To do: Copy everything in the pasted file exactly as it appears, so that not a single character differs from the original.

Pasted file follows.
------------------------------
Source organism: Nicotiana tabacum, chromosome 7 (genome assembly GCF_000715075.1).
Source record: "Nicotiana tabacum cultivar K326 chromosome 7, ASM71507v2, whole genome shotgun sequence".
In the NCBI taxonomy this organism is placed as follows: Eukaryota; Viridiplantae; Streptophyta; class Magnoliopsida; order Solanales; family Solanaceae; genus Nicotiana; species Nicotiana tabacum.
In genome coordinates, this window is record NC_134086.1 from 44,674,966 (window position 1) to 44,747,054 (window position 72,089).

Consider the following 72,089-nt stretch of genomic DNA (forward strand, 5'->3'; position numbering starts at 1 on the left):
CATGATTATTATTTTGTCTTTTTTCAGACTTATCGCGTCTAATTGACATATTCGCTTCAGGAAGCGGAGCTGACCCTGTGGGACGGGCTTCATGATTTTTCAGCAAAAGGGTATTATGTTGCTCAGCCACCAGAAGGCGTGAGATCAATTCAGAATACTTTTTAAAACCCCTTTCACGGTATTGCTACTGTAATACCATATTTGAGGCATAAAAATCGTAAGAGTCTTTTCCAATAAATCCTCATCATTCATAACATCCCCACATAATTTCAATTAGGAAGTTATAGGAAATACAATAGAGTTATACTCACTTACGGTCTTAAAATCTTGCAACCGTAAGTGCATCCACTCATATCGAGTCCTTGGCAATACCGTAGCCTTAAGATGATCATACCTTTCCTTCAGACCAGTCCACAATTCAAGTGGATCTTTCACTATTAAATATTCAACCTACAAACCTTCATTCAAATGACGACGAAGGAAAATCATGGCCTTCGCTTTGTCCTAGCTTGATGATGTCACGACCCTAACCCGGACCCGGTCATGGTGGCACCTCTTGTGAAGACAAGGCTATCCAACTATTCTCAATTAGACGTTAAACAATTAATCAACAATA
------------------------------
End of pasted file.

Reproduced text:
Source organism: Nicotiana tabacum, chromosome 7 (genome assembly GCF_000715075.1).
Source record: "Nicotiana tabacum cultivar K326 chromosome 7, ASM71507v2, whole genome shotgun sequence".
In the NCBI taxonomy this organism is placed as follows: Eukaryota; Viridiplantae; Streptophyta; class Magnoliopsida; order Solanales; family Solanaceae; genus Nicotiana; species Nicotiana tabacum.
In genome coordinates, this window is record NC_134086.1 from 44,674,966 (window position 1) to 44,747,054 (window position 72,089).

Consider the following 72,089-nt stretch of genomic DNA (forward strand, 5'->3'; position numbering starts at 1 on the left):
CATGATTATTATTTTGTCTTTTTTCAGACTTATCGCGTCTAATTGACATATTCGCTTCAGGAAGCGGAGCTGACCCTGTGGGACGGGCTTCATGATTTTTCAGCAAAAGGGTATTATGTTGCTCAGCCACCAGAAGGCGTGAGATCAATTCAGAATACTTTTTAAAACCCCTTTCACGGTATTGCTACTGTAATACCATATTTGAGGCATAAAAATCGTAAGAGTCTTTTCCAATAAATCCTCATCATTCATAACATCCCCACATAATTTCAATTAGGAAGTTATAGGAAATACAATAGAGTTATACTCACTTACGGTCTTAAAATCTTGCAACCGTAAGTGCATCCACTCATATCGAGTCCTTGGCAATACCGTAGCCTTAAGATGATCATACCTTTCCTTCAGACCAGTCCACAATTCAAGTGGATCTTTCACTATTAAATATTCAACCTACAAACCTTCATTCAAATGACGACGAAGGAAAATCATGGCCTTCGCTTTGTCCTAGCTTGATGATGTCACGACCCTAACCCGGACCCGGTCATGGTGGCACCTCTTGTGAAGACAAGGCTATCCAACTATTCTCAATTAGACGTTAAACAATTAATCAACAATA